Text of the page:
“The times, they are a-changing.” – Bob Dylan
And my, are they a-changing fast. Social media, once merely a virtual haunt for angst filled, horny teenagers, has burst forth from the strange chaos of the Internet to become a driver for civil transformation. In the last 10 years, it has spurred revolutions, movements and even altered national elections.
It is changing the way we interact, rally towards causes, and enact change in society. And while often, the power of this futuristic social tool is used for good, that's not always the case…
Known to the world as “The Green Revolution,” what happened in 2009 drastically altered the course of Iranian history. After Mahmoud Ahmadinejad’s decidedly suspicious victory in the national elections, protests sparked up across Iran disputing the results. Twitter became the base of operations for communication and coordination for supporters of opposition. They banded together to share reports and news of the violence and suppression taking place throughout the country. It was the first major world event broadcast live almost solely through social media.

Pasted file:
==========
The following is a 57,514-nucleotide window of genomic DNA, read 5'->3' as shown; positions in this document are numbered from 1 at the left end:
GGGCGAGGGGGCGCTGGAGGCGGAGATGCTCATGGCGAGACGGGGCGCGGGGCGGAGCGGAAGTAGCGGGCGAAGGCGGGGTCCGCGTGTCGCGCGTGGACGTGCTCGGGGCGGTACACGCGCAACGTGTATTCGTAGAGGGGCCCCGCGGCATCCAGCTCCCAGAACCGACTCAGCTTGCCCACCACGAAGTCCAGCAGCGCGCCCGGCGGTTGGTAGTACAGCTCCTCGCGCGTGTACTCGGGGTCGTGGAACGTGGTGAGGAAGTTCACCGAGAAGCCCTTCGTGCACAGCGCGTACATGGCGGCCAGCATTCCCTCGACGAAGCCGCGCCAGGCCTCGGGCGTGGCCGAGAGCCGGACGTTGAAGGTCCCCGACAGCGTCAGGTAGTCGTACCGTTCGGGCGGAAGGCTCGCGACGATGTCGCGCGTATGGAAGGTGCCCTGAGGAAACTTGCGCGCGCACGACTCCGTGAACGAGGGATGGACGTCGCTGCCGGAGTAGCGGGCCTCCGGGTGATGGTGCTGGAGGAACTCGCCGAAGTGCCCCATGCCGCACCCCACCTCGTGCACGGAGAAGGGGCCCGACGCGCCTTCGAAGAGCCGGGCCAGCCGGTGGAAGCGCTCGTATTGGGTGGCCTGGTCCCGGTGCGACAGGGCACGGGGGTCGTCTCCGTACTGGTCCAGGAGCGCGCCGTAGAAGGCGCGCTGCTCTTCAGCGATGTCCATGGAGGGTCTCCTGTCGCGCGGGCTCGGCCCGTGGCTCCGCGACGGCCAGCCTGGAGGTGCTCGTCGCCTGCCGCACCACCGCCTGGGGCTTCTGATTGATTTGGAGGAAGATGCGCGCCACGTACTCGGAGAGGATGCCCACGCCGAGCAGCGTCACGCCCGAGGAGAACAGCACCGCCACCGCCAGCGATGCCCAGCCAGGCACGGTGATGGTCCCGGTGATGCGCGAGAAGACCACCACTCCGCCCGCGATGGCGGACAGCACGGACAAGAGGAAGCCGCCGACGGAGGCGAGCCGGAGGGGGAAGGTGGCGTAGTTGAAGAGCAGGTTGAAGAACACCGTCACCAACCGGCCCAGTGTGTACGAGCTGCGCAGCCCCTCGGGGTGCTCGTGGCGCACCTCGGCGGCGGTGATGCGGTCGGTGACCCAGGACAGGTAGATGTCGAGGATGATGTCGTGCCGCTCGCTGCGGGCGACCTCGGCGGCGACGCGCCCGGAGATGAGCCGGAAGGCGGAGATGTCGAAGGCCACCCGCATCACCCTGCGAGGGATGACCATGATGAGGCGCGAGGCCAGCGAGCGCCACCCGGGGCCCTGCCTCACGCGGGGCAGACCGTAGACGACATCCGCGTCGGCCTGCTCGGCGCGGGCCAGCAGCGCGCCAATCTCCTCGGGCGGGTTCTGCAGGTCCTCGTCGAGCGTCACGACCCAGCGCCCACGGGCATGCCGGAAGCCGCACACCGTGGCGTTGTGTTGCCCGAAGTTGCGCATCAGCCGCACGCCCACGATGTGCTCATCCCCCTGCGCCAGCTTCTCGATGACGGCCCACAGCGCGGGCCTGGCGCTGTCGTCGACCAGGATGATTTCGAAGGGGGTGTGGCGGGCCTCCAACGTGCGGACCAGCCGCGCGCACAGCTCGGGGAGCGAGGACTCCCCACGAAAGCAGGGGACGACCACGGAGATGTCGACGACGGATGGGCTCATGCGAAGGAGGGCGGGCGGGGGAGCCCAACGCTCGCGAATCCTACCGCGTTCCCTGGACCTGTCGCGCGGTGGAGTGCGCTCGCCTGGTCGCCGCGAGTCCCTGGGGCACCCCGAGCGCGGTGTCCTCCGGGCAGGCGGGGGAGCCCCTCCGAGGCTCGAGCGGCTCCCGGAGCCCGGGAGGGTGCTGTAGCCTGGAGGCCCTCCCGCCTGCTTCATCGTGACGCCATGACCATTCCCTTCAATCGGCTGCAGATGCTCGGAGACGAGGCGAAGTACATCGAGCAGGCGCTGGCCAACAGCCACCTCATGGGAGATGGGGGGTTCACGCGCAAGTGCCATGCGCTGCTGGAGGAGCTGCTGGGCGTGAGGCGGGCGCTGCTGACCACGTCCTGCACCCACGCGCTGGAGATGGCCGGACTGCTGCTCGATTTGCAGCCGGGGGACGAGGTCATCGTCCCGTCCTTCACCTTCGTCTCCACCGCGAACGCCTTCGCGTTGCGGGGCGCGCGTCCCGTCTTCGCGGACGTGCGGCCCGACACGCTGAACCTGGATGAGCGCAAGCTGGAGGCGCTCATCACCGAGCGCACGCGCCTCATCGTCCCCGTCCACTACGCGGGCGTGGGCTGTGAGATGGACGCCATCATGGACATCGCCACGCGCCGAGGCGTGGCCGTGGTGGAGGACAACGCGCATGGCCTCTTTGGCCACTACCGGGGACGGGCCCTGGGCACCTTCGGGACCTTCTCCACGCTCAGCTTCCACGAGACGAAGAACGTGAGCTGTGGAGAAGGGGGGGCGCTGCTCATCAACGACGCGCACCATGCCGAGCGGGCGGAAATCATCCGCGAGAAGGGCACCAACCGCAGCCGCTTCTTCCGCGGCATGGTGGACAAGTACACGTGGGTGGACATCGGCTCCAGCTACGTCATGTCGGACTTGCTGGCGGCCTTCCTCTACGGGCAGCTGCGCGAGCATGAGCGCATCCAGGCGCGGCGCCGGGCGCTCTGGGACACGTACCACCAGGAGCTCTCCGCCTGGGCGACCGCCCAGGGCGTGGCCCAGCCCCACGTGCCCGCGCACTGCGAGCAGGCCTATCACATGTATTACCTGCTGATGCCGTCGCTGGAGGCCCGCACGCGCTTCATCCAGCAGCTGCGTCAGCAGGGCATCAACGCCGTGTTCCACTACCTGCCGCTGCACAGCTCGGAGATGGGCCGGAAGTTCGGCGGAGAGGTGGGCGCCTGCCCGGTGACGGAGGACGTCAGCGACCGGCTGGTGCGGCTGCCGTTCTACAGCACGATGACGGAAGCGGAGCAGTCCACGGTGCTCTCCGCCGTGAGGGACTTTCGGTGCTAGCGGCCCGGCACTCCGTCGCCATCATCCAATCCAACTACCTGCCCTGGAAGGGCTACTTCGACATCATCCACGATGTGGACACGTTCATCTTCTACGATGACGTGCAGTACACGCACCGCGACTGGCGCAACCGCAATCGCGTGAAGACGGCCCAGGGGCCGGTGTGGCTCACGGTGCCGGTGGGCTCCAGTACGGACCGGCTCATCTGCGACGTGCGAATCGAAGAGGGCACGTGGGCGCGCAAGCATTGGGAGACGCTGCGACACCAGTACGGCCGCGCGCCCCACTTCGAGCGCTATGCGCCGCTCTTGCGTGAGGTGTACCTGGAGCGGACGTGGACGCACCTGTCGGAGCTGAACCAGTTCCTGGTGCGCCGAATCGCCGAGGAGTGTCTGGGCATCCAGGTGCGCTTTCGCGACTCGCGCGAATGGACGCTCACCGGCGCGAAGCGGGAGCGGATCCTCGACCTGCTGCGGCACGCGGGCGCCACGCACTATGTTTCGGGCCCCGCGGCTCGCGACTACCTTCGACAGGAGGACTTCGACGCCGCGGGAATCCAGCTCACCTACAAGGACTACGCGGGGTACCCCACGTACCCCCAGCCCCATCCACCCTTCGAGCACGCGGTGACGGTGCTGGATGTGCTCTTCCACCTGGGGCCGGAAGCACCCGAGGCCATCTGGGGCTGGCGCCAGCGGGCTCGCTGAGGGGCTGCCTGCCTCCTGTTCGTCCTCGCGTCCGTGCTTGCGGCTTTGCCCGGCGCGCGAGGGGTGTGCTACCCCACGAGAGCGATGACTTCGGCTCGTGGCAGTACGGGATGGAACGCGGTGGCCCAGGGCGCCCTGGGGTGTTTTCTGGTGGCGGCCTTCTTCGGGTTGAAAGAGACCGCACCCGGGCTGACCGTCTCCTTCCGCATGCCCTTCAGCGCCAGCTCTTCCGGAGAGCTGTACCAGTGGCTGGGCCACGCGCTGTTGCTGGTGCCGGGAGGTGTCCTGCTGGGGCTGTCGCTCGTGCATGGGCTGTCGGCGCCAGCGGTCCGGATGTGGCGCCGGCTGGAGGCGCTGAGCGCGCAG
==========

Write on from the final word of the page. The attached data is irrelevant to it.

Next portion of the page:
And its impact was astounding.
Thousands upon thousands of people added a green filter to their profile pictures in support of the opposition protests. Twitter acted as a virtual “lightning rod” to draw on international scrutiny and awareness. It set the stage for social media’s role in international discourse.
In 2010, less than a year after the events in Iran, the Arab Spring sprung. And it became the new paradigm for social media’s influence on civil revolutions.